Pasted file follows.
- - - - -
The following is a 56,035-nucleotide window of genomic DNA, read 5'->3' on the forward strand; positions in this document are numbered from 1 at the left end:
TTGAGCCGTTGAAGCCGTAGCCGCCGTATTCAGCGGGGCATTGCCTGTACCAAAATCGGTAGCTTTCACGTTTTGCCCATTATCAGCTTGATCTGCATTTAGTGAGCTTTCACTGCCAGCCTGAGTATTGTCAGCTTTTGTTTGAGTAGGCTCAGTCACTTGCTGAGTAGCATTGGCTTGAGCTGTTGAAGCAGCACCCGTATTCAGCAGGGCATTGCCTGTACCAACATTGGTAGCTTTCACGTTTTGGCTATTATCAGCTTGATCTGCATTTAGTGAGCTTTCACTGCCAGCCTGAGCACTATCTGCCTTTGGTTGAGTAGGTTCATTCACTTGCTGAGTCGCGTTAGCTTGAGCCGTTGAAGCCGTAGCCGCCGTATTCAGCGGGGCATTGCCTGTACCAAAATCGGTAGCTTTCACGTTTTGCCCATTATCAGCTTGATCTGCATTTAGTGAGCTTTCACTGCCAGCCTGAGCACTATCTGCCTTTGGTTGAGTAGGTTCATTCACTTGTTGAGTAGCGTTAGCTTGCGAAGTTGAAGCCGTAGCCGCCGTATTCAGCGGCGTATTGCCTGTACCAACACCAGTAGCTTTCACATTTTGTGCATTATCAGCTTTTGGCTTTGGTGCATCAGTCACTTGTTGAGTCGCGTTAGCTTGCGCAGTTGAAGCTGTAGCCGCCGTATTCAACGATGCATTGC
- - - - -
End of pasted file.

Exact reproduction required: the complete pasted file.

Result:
The following is a 56,035-nucleotide window of genomic DNA, read 5'->3' on the forward strand; positions in this document are numbered from 1 at the left end:
TTGAGCCGTTGAAGCCGTAGCCGCCGTATTCAGCGGGGCATTGCCTGTACCAAAATCGGTAGCTTTCACGTTTTGCCCATTATCAGCTTGATCTGCATTTAGTGAGCTTTCACTGCCAGCCTGAGTATTGTCAGCTTTTGTTTGAGTAGGCTCAGTCACTTGCTGAGTAGCATTGGCTTGAGCTGTTGAAGCAGCACCCGTATTCAGCAGGGCATTGCCTGTACCAACATTGGTAGCTTTCACGTTTTGGCTATTATCAGCTTGATCTGCATTTAGTGAGCTTTCACTGCCAGCCTGAGCACTATCTGCCTTTGGTTGAGTAGGTTCATTCACTTGCTGAGTCGCGTTAGCTTGAGCCGTTGAAGCCGTAGCCGCCGTATTCAGCGGGGCATTGCCTGTACCAAAATCGGTAGCTTTCACGTTTTGCCCATTATCAGCTTGATCTGCATTTAGTGAGCTTTCACTGCCAGCCTGAGCACTATCTGCCTTTGGTTGAGTAGGTTCATTCACTTGTTGAGTAGCGTTAGCTTGCGAAGTTGAAGCCGTAGCCGCCGTATTCAGCGGCGTATTGCCTGTACCAACACCAGTAGCTTTCACATTTTGTGCATTATCAGCTTTTGGCTTTGGTGCATCAGTCACTTGTTGAGTCGCGTTAGCTTGCGCAGTTGAAGCTGTAGCCGCCGTATTCAACGATGCATTGC